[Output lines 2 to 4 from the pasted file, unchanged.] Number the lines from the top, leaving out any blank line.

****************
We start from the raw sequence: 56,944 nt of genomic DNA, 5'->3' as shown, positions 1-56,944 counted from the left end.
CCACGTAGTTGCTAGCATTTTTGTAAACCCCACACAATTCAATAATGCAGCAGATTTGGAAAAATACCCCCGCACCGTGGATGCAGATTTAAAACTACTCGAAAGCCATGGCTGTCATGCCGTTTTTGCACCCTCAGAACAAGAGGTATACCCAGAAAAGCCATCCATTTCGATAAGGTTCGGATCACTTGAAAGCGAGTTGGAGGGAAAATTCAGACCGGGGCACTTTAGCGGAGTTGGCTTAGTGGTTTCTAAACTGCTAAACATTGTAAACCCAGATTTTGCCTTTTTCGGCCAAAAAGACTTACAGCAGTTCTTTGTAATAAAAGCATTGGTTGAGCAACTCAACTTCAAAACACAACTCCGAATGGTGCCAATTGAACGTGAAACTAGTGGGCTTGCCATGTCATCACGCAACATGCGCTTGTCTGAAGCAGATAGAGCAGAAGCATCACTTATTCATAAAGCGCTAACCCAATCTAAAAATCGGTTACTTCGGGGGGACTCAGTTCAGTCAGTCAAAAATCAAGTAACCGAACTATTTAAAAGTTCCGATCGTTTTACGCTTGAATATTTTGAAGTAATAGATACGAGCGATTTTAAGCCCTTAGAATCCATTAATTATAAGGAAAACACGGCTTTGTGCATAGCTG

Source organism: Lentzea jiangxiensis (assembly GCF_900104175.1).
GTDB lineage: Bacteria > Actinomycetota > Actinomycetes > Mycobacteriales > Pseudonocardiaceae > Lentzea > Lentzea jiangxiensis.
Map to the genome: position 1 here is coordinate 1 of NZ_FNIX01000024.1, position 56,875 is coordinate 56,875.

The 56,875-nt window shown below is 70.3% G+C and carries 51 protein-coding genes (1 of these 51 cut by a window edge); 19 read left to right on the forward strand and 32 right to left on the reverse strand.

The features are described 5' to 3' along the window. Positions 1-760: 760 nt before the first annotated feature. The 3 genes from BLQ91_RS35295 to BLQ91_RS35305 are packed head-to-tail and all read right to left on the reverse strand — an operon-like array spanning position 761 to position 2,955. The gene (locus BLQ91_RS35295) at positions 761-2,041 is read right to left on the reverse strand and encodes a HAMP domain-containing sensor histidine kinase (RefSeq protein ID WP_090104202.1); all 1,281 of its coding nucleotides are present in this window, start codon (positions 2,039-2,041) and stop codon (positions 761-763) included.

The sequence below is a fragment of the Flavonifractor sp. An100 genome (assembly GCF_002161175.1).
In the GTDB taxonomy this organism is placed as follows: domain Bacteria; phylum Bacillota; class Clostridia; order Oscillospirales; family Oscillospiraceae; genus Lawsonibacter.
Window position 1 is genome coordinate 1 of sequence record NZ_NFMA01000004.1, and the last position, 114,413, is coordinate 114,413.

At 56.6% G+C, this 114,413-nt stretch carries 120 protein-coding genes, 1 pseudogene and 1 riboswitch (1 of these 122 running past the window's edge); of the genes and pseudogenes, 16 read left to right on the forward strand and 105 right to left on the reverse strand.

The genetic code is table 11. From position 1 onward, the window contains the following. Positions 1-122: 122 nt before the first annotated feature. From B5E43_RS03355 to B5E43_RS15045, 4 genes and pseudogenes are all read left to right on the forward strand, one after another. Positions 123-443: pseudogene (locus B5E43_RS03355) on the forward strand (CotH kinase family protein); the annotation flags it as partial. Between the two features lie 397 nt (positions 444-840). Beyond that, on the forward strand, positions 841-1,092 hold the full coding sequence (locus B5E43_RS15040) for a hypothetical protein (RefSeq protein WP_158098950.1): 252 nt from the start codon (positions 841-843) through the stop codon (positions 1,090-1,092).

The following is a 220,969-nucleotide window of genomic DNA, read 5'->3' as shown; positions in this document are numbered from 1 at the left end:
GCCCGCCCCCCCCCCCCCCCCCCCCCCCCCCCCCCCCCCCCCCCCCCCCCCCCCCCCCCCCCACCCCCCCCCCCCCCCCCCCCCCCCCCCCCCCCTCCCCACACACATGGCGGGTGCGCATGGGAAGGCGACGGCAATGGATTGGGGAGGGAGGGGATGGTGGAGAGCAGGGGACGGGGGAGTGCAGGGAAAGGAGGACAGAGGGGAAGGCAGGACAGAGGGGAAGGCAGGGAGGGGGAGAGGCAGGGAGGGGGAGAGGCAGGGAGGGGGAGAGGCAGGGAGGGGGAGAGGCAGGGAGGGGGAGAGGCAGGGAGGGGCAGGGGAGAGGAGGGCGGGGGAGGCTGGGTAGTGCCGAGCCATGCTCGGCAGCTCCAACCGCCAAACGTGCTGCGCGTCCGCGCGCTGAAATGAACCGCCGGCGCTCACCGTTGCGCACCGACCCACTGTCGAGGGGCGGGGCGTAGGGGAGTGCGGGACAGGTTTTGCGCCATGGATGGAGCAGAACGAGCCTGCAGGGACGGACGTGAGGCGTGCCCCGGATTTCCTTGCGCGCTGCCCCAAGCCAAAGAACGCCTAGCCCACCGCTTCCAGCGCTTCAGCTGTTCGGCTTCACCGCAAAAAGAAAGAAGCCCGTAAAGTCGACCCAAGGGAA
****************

CCACGTAGTTGCTAGCATTTTTGTAAACCCCACACAATTCAATAATGCAGCAGATTTGGAAAAATACCCCCGCACCGTGGATGCAGATTTAAAACTACTCGAAAGCCATGGCTGTCATGCCGTTTTTGCACCCTCAGAACAAGAGGTATACCCAGAAAAGCCATCCATTTCGATAAGGTTCGGATCACTTGAAAGCGAGTTGGAGGGAAAATTCAGACCGGGGCACTTTAGCGGAGTTGGCTTAGTGGTTTCTAAACTGCTAAACATTGTAAACCCAGATTTTGCCTTTTTCGGCCAAAAAGACTTACAGCAGTTCTTTGTAATAAAAGCATTGGTTGAGCAACTCAACTTCAAAACACAACTCCGAATGGTGCCAATTGAACGTGAAACTAGTGGGCTTGCCATGTCATCACGCAACATGCGCTTGTCTGAAGCAGATAGAGCAGAAGCATCACTTATTCATAAAGCGCTAACCCAATCTAAAAATCGGTTACTTCGGGGGGACTCAGTTCAGTCAGTCAAAAATCAAGTAACCGAACTATTTAAAAGTTCCGATCGTTTTACGCTTGAATATTTTGAAGTAATAGATACGAGCGATTTTAAGCCCTTAGAATCCATTAATTATAAGGAAAACACGGCTTTGTGCATAGCTG

Source organism: Lentzea jiangxiensis (assembly GCF_900104175.1).
GTDB lineage: Bacteria > Actinomycetota > Actinomycetes > Mycobacteriales > Pseudonocardiaceae > Lentzea > Lentzea jiangxiensis.